EDP Sciences Journals List
Issue J. Phys. IV France
Volume 10, Number PR6, April 2000
The Sixth Japan-France Materials Science Seminar
JFMSS-6
Microstructural Design for Improved Mechanical Behaviour of Advanced Materials
Page(s) Pr6-33 - Pr6-38
DOI http://dx.doi.org/10.1051/jp4:2000606

The Sixth Japan-France Materials Science Seminar
JFMSS-6
Microstructural Design for Improved Mechanical Behaviour of Advanced Materials

J. Phys. IV France 10 (2000) Pr6-33-Pr6-38

DOI: 10.1051/jp4:2000606

Nanostructure formation and phase transformation in intermetallic compounds during severe plastic deformation

O. Dimitrov1, A.V. Korznikov2, G.F. Korznikova2 and G. Tram1

1  Centre d'Études de Chimie Métallurgique, CNRS, 94407 Vitry-sur-Seine, France
2  Institute of Metals Superplasticity Problems, RAS, 450001 Ufa, Russia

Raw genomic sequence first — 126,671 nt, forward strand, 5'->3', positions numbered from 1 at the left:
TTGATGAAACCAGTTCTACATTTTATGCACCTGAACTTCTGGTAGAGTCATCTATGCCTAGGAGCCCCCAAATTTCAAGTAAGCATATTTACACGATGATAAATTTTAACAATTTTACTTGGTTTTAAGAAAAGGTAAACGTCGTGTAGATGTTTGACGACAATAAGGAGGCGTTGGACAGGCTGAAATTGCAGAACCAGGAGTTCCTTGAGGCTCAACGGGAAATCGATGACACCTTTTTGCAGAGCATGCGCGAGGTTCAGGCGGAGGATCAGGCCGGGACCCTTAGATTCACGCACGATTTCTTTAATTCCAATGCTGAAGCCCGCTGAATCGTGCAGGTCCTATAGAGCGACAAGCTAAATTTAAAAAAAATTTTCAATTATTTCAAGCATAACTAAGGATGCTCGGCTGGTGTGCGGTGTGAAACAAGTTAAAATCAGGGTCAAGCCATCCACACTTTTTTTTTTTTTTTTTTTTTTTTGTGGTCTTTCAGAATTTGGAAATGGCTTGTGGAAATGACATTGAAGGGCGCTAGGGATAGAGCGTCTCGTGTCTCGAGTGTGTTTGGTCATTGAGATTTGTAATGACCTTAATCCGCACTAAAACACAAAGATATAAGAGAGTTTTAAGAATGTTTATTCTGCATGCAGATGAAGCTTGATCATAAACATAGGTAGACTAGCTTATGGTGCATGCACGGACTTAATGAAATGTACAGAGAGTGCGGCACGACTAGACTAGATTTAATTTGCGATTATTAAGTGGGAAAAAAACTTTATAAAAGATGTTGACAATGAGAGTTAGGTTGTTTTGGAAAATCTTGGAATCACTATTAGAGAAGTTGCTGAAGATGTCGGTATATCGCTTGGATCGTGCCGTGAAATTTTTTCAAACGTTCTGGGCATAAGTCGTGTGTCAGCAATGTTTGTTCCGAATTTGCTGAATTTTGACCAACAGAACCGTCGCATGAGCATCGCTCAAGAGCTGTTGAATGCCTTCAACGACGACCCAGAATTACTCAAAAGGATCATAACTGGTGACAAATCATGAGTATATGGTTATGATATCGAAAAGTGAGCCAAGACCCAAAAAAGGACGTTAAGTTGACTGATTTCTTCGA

Abstract
Torsion straining under a high quasi-hydrostatic pressure (TQHP) has been successfully applied to intermetallic compounds which are brittle under usual conditions. The processing of pure Ni3Al by TQHP yielded a totally disordered nanometric equiaxed structure, with high internal stresses. The mechanisms by which this structure is formed from the initial ordered millimetric grains were investigated for increasing amounts of torsion. At the microstructural level, the crystals were first fragmented by the propagation of shear bands, then nanosized equiaxed crystallites with high misorientations were formed. At the macroscopic level, the cold-worked structure appears to first forme at the sample surface and then to propagate into the volume. In stoichiometric TiAl, TQHP also led to samples with a nanocrystalline structure. Different structures, lath-type or granular, were produced at different levels of cold-work. Furthermore, increasing the applied pressure and the amount of deformation led to a weak disordering of the compound, and to its partial transformation into a solid solution of Al in Ti. The differences between the two intermetallic compounds are discussed in terms of ordering energy, deformation mechanisms and phase stability.



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